What Do You Serve?

In conversation with a colleague, the question was asked: “What makes you {your company} different?” This question has been something of a new hobby of mine.

I started with “Different than what?” It is my belief that our business model is unique, and have seen little evidence to the contrary. I want to constantly challenge that belief, seeing this as the only way to ensure the belief is true and continues to be so; comparison must be a diligent and never-ending part of our message.

Of the several competitors listed by my colleague (technically someone who could compete with me in certain circumstances), I easily differentiated our offering. But, stressing the “Different than what?”, I quickly moved from comparative offerings and steered towards a less tangible “what?”Our approach was different; our mindset, our essence.

I found myself asking the question “What do we serve?”

My industry is filled with examples of passionate people, extolling their client-centric approach. Many are simply disingenuous and care little about the client; many are genuine but seem to lack the mechanism to truly care, always chasing a transactional and broken sales cycle, inherent to our industry.

What this conversation led me to was this: “Do you service the Client or the Sale?”

No matter how an organization sees “what they serve”, most simply do not have the mechanism to make them true servants of anything but the sale. If your model subsists entirely on commissions after the sale, then you have an inherent function of your business model that requires you service the sale first, and possibly only. Happy clients are necessary for on-going growth and sustainability, but my industry is also filled with “hit-and-run” examples of “sale-first” oriented people and organizations that don’t necessarily mandate a long-term vision. Sadly, many potential clients push my industry into this stance, unknowingly creating a zero-sum game where service is simply unafforded for. These companies generally complain the loudest, as they suffer from a self-inflicted wound.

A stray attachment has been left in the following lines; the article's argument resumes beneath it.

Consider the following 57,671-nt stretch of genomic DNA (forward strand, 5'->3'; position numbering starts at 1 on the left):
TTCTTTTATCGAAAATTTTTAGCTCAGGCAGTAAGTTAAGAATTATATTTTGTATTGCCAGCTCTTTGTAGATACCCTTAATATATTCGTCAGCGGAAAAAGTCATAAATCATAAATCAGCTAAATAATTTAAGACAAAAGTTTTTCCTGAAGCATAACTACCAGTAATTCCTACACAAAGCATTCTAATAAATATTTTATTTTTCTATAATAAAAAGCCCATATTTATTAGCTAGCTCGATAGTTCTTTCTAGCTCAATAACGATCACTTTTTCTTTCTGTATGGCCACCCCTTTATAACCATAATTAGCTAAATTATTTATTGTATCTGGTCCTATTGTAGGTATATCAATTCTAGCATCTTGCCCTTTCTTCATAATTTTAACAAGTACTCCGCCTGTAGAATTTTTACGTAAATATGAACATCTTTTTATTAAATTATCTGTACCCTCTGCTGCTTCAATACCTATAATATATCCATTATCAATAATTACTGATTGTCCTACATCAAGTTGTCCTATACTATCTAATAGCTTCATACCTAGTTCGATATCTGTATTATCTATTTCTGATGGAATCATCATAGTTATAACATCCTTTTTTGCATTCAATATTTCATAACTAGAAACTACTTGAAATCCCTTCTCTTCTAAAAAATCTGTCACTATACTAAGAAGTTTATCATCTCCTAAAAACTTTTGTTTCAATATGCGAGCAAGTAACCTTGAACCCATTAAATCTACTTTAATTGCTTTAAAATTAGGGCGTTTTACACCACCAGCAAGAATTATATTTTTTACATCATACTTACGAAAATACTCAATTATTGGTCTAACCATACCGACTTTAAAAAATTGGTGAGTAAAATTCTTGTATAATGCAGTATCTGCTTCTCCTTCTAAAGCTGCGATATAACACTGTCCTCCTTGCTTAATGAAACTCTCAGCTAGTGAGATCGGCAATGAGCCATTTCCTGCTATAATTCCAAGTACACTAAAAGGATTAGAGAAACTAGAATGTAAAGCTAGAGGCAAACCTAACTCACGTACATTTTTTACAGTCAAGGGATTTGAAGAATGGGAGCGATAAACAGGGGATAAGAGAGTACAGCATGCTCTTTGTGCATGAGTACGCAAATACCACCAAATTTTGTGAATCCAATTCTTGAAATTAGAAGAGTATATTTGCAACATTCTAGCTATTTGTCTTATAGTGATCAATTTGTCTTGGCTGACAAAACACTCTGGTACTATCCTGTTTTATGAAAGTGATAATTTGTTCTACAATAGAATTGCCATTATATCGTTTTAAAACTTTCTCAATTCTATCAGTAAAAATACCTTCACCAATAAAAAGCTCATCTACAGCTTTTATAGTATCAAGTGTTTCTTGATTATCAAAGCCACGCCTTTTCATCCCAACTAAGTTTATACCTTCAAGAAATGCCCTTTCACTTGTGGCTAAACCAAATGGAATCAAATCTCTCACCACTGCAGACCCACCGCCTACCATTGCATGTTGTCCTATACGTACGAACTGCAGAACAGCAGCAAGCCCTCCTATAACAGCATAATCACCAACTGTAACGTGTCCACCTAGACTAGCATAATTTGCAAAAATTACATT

We have a unique approach to addressing this problem within our industry, and with our Client Relationships. We charge them.

This may not sound much of an epiphany, but in my industry it very much is. A fee, designed to cover my costs and allow me to focus on actually servicing my Clients, allows me to remove the sales process. We procure for our clients, and we make commissions in the process, but I am not existentially tied to a model that demands I sell them a product before I can help them at all. A balance beam requires equal weight on both ends, but our industry is often weighted only on the sales side, leaving service as an afterthought.

Our industry is often built to service the Sale, not the Client, and we believe we are changing that.